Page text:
In our episcopal area only the Denmark and the Norway annual conference have decided on a process to look into possible future scenarios for the annual conference with the purpose of becoming fully inclusive of LGBTQ persons.
As we shared about the situation and the conversations in the different annual conferences it became clear to all us, that our national cultures, missional situations and ecumenical contexts are very diverse which is reflected in our theological thinking and diverse positions.

Essential?
We had intensive conversation about the question: Is your understanding of human sexuality an essential question to you? Why or why not?
To some of us, our understanding of human sexuality is essential, as it is directly connected to our understanding of creation.
To some of us, human sexuality is not an essential question that we must agree on in order to be in the same church.
To some of us, human sexuality is an essential concern as the love for all people is considered the basic teaching of the Bible and Christian faith, and therefore any exclusion of people due to their sexual orientation would be wrong.
To some of us, this is essential, as we believe that the biblical witness says that homosexual practise is a sin.
To some of us, mission is the driving purpose in the New Testament and in the church, and therefore prohibitions against same sex marriage and the ordination of practicing homosexuals is wrong as it prevents us from pursuing God’s mission. 
While we all have great affection for the United Methodist Church and hold our Wesleyan theological heritage in high esteem, and while we value our connection and the good relations in the episcopal area, we are painfully aware that our diverse understandings affect our relationship.
We will continue to wrestle with this in our coming meetings.

Coming Meetings
For our online meeting on January 2nd, 2020, the members from each country will attempt to identify the essential concerns for their annual conference when it comes to the future of the church and ask: What can we accept? What can we not accept?
We will consider two different scenarios:
A.    The Traditional Plan is passed in its full extent. – What do you think would be the consequences for your annual conference? 
B.    A plan is passed that makes it necessary for the annual conference to decide whether to belong to a traditional church or to belong to a church with room for different understandings and practices in the annual conferences and even in the local churches. – What do you think would be the consequences for your annual conference?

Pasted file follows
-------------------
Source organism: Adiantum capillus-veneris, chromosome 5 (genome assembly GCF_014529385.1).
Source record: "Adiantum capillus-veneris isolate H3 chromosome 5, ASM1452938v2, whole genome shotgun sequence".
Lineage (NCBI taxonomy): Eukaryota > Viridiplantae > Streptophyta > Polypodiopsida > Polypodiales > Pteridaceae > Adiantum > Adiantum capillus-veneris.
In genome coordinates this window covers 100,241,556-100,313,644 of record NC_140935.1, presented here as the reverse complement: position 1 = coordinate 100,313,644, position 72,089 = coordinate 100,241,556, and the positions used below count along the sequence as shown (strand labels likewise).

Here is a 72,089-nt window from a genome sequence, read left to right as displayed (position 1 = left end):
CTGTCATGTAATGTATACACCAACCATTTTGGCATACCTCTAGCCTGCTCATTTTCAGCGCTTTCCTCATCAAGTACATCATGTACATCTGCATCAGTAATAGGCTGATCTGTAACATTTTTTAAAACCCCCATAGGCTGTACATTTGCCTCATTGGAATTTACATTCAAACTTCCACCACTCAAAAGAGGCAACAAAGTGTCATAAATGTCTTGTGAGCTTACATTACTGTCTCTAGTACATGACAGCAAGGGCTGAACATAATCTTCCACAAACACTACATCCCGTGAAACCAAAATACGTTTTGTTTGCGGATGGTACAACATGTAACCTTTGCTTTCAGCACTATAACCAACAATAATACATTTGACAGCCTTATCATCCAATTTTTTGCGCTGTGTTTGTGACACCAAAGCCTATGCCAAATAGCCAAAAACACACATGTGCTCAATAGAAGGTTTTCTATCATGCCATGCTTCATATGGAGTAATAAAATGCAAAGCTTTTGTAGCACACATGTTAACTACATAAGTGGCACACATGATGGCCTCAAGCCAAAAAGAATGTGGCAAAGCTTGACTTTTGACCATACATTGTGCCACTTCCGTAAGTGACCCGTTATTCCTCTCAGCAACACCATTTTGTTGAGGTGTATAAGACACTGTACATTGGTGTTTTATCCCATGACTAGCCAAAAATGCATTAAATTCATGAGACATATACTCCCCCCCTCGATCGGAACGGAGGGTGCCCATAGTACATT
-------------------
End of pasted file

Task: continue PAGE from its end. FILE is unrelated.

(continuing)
In our next face-to-face Roundtable meeting 21-22. February 2020 in Tallinn, Estonia, we will focus on the bible. Knut Refsdal will present different hermeneutical approaches to understand the bible and speak about the Methodist quadrilateral. In addition, we will read two books representing diverse biblical perspectives on homosexuality. “Holy Love”, by Steve Harper, and “Homosexuality and the Church”, by Howard Snyder.
Finally, Bishop Alsted encouraged the group to talk to people who are personally affected by this discussion, and to talk to people with opposite opinions from ourselves.
We encourage all United Methodists in the Nordic and Baltic Area to pray for the Roundtable process and for the church. 

The Nordic and Baltic Roundtable
facilitator Christian Alsted

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ABOUT US

mapThe Nordic and Baltic episcopal area covers 7 countries Denmark,Sweden, Norway, Finland, Estonia, Latvia and Lithuania. We speak 9 official languages and use English as a common language.

Bishop Christian Alsted gives oversight to pastors, deacons, local churches, schools, hospitals, seminaries and diaconal institutions in the area.

Bishop emblemUnited Methodists hold to the historic doctrines of the Christian faith. We value the intellect and modern science, at the same time we see the Bible as the authoritative guide for faith and practice. Methodists recognize that the world is not always black and white. We are willing to ask questions and to wrestle with difficult issues, and we do so with grace and compassion.

Methodists emphasize personal faith, lived out in concrete ways in the world. We value well-informed and passionate preaching, worship that is lively, and small groups where people can grow in faith.